August 5th is National Mustard Day, but since this is a big holiday weekend with lots of mustard in play, we’re jumping the gun.
We have two favorite mustard brands: Maille, the venerable mustard house of Dijon, France, which makes Dijon in dozens of flavors; and Colman’s, the fiercely hot, Chinese-style mustard (the different types of mustard).
We love mustard—great flavor, virtually no calories—and have written it into many recipes and our 10 favorite ways to use mustard.
Even if you don’t want mustard flavor, it can work in the background to perk up so many recipes. Our favorite uses:
Barbecue sauce (in South Carolina, the BBQ sauce is simply yellow mustard, vinegar, spices and sugar.
Burgers, chops, franks, steaks.
Cheese plates and charcuterie platters.
Condiment: mix with mayo or yogurt for creamy mustard, with honey for sweet-and-spicy mustard
Glaze or condiment for beef, chicken, fish, ham, lamb, pork (mustard makes a nice crust).
Glaze or condiment for vegetables, especially other cruciferous members (see below).
Pan sauce (deglaze the pan).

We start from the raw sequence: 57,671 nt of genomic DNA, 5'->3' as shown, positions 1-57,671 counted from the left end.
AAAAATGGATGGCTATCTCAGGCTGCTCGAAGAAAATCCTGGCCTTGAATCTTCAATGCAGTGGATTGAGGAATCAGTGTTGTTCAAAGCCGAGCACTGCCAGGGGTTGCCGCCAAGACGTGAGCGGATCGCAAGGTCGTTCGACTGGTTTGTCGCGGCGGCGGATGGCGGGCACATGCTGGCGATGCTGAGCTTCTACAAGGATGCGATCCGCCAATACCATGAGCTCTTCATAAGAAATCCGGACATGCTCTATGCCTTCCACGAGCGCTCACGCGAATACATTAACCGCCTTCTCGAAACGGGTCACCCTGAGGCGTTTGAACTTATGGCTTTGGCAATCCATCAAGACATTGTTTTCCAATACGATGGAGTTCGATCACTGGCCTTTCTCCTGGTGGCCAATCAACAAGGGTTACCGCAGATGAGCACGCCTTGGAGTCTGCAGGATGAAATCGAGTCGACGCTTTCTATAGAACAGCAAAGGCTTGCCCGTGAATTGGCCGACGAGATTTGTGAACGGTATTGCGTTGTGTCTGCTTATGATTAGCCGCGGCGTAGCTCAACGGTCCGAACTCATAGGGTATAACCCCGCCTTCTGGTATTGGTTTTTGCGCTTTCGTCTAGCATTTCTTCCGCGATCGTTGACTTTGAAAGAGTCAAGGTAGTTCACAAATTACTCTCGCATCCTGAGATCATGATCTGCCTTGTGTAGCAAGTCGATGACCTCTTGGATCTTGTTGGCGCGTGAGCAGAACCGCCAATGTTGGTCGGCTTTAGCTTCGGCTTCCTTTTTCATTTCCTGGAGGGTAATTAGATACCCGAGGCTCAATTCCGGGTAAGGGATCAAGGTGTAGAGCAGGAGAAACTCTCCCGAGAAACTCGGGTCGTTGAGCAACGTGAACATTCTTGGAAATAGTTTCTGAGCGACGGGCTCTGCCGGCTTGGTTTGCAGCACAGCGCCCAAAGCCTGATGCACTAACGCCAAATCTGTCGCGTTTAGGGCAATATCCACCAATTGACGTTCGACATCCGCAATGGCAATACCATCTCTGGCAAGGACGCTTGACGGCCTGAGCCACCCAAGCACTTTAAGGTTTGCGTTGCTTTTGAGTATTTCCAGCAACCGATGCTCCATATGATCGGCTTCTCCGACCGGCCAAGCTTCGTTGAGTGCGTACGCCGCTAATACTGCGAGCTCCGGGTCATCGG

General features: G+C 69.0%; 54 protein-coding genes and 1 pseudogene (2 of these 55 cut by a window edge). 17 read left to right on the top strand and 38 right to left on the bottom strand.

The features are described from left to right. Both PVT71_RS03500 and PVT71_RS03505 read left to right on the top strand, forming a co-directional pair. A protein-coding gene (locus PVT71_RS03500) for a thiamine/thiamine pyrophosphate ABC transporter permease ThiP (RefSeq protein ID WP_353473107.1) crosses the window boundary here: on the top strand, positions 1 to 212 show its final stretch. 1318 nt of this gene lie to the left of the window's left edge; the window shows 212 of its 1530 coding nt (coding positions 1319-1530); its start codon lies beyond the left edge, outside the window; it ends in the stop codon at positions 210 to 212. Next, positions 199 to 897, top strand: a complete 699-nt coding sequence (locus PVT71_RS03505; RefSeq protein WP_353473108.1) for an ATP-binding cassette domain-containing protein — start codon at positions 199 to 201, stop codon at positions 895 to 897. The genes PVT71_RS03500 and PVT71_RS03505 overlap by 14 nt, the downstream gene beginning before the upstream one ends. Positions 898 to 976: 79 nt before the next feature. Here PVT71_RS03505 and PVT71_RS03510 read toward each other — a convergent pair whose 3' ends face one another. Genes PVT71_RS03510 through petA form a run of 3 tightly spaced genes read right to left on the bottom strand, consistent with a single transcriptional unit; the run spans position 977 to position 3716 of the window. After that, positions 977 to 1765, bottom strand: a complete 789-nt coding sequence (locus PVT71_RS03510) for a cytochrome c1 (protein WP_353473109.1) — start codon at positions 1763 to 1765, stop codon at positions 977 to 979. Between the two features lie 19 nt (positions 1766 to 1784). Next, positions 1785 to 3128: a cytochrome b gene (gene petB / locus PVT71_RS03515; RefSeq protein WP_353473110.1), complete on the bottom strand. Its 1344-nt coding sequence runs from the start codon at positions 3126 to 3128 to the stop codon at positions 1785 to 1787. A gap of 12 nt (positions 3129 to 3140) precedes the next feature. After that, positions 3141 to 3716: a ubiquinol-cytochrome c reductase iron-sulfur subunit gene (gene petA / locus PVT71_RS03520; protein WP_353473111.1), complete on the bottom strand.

Potatoes: a dip for fries, a bit into mashed, or toss baby potatoes with Dijon and rosemary.
Sandwiches, including grilled cheese.
Seasoning, in dips, meat loaf, salads (egg, chicken, potato, macaroni, tuna, etc.), stews, stuffings, vinaigrettes.
Make breading adhere (brush with mustard before dipping in crumbs.
Thicken casseroles and stews.
As a recipe helper, just a spoonful of mustard helps to:
And when we’re stuck for a sauce: Dijon mustard, plain Greek yogurt and some seasonings.
You can find lots of recipes on Maille.com.
Although we haven’t tried it, there’s a recipe for carrot cake and a mango cocktail, both of which use Dijon mustard.
For some real heat, look at this collection of recipes from Colman’s. Add some heat to mac and cheese, soup, even gingerbread.
THE CRUCIFEROUS VEGETABLES FAMILY
Your healthcare providers want you to eat more cruciferous veggies.
Cruciferous vegetables—also known as brassicas—are superfoods that comprise the Brassicaceae family of vegetables. These nutritional powerhouses are also packed with cancer-fighting* phytonutrients, powerful antioxidants.
The family includes
Rapini (broccoli rabe)
 Mustard is a spicy-savory condiment, that can be softened with honey, mayonnaise, yogurt (photo courtesy Maille).
 Use mustard to make a crust on salmon or other proteins. Mix it with yogurt and herbs for a mustard sauce (photo courtesy Kitchen Galanter).
 A match made in heaven: soft pretzels and spicy mustard (photo courtesy Ringhand’s Mustard).
 Anything fried can be paired with mustard or mustard sauce (photo courtesy Betty Crocker).
 Want fries with that? Mustards and other sauces at Le District | NYC.